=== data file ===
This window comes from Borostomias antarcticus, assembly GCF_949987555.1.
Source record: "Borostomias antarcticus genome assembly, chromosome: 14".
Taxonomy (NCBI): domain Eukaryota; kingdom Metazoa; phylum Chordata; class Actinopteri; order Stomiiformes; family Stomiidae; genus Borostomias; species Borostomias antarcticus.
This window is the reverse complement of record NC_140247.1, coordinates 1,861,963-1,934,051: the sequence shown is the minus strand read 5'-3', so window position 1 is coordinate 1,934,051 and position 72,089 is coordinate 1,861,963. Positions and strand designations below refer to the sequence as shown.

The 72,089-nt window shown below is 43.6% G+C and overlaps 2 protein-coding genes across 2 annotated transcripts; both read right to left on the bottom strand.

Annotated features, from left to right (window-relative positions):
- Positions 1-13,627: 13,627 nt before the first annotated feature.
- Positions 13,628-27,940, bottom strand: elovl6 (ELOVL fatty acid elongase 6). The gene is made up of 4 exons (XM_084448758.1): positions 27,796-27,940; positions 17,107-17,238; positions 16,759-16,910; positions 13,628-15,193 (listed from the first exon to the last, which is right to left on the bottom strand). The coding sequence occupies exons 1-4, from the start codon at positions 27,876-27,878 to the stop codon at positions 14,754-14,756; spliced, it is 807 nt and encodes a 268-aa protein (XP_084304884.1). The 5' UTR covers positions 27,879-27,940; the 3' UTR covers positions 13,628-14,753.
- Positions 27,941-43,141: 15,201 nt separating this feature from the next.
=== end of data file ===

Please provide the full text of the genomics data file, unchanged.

This window comes from Borostomias antarcticus, assembly GCF_949987555.1.
Source record: "Borostomias antarcticus genome assembly, chromosome: 14".
Taxonomy (NCBI): domain Eukaryota; kingdom Metazoa; phylum Chordata; class Actinopteri; order Stomiiformes; family Stomiidae; genus Borostomias; species Borostomias antarcticus.
This window is the reverse complement of record NC_140247.1, coordinates 1,861,963-1,934,051: the sequence shown is the minus strand read 5'-3', so window position 1 is coordinate 1,934,051 and position 72,089 is coordinate 1,861,963. Positions and strand designations below refer to the sequence as shown.

The 72,089-nt window shown below is 43.6% G+C and overlaps 2 protein-coding genes across 2 annotated transcripts; both read right to left on the bottom strand.

Annotated features, from left to right (window-relative positions):
- Positions 1-13,627: 13,627 nt before the first annotated feature.
- Positions 13,628-27,940, bottom strand: elovl6 (ELOVL fatty acid elongase 6). The gene is made up of 4 exons (XM_084448758.1): positions 27,796-27,940; positions 17,107-17,238; positions 16,759-16,910; positions 13,628-15,193 (listed from the first exon to the last, which is right to left on the bottom strand). The coding sequence occupies exons 1-4, from the start codon at positions 27,876-27,878 to the stop codon at positions 14,754-14,756; spliced, it is 807 nt and encodes a 268-aa protein (XP_084304884.1). The 5' UTR covers positions 27,879-27,940; the 3' UTR covers positions 13,628-14,753.
- Positions 27,941-43,141: 15,201 nt separating this feature from the next.